ABSTRACT: “How Hobbesian was Rousseau? How Rousseauian was Hobbes?” considers the often surprising similarities between the two theorists. Like Rousseau, Hobbes was committed to a high degree of equality among citizens, and even to democracy as the foundation of a legitimate civil society. And like Hobbes, Rousseau believed that civil laws constitute the morality of the citizens. How did Rousseau read Hobbes, and how far are the resemblances between them the product of his reading?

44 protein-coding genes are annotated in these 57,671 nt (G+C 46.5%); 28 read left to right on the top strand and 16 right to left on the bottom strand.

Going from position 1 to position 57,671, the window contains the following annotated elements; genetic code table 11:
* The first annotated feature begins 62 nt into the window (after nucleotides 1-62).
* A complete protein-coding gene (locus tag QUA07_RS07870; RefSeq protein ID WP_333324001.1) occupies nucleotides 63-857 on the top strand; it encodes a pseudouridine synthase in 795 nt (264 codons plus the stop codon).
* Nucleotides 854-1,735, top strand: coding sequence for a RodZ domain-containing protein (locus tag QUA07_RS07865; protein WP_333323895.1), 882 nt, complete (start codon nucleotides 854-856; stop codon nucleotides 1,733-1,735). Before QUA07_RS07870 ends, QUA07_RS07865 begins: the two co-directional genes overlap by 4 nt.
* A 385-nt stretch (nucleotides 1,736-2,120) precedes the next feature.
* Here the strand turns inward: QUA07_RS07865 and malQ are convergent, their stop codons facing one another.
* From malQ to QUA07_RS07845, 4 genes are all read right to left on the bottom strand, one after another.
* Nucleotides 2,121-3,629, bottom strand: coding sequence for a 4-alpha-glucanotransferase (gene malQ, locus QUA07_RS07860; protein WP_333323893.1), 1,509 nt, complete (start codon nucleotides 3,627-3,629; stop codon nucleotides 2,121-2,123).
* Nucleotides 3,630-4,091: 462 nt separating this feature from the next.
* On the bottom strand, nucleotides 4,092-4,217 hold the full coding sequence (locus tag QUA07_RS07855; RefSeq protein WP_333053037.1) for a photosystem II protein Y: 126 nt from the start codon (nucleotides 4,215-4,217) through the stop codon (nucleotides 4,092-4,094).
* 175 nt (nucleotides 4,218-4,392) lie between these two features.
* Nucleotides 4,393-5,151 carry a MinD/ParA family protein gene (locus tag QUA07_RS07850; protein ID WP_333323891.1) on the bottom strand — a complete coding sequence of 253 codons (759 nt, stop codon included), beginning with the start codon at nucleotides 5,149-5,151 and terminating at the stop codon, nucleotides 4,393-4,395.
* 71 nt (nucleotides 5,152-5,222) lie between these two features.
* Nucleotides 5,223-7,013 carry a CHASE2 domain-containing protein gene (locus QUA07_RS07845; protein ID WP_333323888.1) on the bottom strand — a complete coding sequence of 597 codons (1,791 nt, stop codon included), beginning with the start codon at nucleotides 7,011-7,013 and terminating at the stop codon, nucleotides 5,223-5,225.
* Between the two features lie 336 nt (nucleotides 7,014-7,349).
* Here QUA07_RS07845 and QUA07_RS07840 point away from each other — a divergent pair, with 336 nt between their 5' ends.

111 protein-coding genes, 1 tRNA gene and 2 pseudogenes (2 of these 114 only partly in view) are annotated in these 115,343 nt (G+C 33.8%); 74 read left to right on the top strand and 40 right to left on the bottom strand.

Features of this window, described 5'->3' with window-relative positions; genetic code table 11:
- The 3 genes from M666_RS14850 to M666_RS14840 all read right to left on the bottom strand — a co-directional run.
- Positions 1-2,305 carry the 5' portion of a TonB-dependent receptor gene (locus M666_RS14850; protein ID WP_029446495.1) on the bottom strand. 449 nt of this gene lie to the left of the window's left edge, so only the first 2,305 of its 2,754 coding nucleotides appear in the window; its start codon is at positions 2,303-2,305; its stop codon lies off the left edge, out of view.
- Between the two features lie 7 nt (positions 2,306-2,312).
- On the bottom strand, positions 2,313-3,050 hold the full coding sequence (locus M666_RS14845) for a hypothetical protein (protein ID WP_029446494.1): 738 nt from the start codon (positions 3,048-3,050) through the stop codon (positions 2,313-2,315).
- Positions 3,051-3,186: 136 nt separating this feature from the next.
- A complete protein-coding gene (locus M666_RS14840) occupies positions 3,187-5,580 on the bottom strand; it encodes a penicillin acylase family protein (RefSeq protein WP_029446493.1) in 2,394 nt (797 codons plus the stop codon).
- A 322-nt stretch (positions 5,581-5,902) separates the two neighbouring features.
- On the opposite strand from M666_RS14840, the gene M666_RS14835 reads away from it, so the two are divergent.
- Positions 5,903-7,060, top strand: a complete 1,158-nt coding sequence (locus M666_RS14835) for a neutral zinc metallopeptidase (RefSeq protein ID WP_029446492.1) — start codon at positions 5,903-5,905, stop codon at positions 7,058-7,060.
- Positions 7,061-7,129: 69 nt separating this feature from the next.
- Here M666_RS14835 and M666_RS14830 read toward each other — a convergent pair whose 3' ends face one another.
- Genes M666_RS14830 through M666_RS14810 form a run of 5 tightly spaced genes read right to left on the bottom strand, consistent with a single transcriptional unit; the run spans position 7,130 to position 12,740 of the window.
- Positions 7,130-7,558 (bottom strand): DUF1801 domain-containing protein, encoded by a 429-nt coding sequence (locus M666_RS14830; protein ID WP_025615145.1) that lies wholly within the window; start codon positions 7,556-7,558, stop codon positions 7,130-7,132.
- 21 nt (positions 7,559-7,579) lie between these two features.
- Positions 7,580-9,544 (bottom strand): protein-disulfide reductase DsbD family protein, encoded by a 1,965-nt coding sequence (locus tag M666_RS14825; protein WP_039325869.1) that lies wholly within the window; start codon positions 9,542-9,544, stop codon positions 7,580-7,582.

BIO: Richard Tuck is the Frank G. Thomson Professor of Government at Harvard University, where he has been since 1995. Prior to that he had been a University Lecturer in History at Cambridge since 1973 and a Fellow of Jesus College since 1970; he is still an Honorary Fellow of Jesus College. He is the author of many articles and books on political thought and its history, including "Natural Rights Theories" (Cambridge University Press 1979), "Hobbes" (Oxford University Press 1989), "Philosophy and Government 1572-1651" (Cambridge University Press 1993), "The Rights of War and Peace: Political Thought and the International Order from Grotius to Kant" (Oxford University Press 1999), "Free Riding" (Harvard University Press 2008) and "The Sleeping Sovereign" (Cambridge University Press 2016). He has also produced editions of Hobbes’s "Leviathan" (Cambridge University Press 1991), Hobbes’s "The Citizen" (with Michael Silverthorne) (Cambridge University Press 1998) and Hugo Grotius’s "The Rights of War and Peace" (Liberty Fund, Indianapolis 2005). He is a Fellow of the British Academy and a Foreign Honorary Member of the American Academy of Arts and Sciences.